Southampton Institute of Higher Education, one of the largest colleges in the sector, made a bid for university status this week. In a document launched in London, the institute proposed that all higher education institutions with more than 500 full-time students should automatically become universities.
This would involve dropping the link between university status and the achievement of research degree awarding powers, and the granting of the university college title to all institutions funded by the Higher Education Funding Council.
The Standing Conference of Principals, the body for higher education colleges, is expected to meet Gillian Shephard, Secretary of State for Education, with new criteria which are unlikely to embody these requirements. A meeting between Mrs Shephard and the Committee for Vice Chancellors and Principals on the subject has been postponed until mid-July.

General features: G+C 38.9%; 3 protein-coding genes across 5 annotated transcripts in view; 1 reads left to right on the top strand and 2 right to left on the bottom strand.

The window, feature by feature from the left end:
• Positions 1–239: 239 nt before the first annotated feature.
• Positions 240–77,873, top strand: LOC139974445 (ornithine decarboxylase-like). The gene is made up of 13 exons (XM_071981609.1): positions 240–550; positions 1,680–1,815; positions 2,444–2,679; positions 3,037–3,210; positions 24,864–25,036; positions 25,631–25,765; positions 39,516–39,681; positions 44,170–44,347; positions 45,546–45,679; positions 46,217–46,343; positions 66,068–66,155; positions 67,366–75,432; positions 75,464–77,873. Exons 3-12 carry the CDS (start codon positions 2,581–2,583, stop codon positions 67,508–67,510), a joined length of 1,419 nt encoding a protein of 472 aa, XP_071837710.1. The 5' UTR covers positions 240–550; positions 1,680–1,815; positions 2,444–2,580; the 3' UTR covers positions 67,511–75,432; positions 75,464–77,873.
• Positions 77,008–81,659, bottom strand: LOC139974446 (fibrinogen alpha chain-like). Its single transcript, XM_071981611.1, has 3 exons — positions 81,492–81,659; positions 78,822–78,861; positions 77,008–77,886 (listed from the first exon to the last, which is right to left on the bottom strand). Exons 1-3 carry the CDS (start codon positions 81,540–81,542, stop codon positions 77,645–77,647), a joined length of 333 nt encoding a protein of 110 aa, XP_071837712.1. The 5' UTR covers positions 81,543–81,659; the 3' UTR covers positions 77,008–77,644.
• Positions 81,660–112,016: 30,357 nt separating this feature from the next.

Southampton, with 13,000 full and part-time students, says that automatic designation as a university would be a recognition of the important contributions such institutions make to the nation.
"The requirement for research degree awarding qualifications should be dropped on the grounds that is unnecessary, inefficient and inequitable. We believe that research resources should be allocated on the basis of appropriate expertise and 'magnets' of funding to about 15 or 20 internationally recognised centres of research excellence in science. In other subjects research funding should be more diffuse," the college says.